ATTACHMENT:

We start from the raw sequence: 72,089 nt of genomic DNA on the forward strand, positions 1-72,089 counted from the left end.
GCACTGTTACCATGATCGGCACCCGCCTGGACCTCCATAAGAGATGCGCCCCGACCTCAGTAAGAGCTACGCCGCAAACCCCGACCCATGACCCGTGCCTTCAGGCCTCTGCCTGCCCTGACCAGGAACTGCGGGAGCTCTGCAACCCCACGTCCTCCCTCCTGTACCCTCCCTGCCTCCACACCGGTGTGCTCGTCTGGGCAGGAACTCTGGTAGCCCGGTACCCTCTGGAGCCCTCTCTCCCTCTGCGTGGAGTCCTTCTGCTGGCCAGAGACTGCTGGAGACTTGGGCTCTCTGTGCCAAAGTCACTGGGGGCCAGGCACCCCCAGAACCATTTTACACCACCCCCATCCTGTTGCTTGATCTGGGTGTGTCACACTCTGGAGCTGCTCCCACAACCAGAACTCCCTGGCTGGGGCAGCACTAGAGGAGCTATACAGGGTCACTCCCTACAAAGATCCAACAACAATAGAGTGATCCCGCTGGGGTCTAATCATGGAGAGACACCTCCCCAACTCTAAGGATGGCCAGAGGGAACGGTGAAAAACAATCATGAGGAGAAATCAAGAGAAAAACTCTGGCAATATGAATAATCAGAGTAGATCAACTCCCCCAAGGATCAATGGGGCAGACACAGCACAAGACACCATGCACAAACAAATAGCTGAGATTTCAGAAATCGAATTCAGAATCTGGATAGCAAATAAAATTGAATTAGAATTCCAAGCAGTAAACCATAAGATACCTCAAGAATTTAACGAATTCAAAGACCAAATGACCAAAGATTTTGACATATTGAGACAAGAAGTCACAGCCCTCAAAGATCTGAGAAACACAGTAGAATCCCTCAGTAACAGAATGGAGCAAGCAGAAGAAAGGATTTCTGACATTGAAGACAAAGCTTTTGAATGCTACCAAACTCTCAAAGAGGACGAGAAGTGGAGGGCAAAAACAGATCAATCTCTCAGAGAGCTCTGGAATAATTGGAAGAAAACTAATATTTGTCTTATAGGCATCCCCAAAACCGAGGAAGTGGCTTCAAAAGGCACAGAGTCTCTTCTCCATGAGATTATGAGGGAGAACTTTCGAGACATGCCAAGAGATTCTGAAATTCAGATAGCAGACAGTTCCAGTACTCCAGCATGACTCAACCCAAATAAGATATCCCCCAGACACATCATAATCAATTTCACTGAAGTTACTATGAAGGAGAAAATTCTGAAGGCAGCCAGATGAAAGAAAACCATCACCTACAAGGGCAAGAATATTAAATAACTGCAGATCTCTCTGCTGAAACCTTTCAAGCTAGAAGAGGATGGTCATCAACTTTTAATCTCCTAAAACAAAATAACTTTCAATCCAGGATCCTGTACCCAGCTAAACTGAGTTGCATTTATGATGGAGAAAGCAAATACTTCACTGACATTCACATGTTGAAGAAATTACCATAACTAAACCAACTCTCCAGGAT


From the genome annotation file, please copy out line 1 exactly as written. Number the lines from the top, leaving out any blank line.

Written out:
We start from the raw sequence: 72,089 nt of genomic DNA on the forward strand, positions 1-72,089 counted from the left end.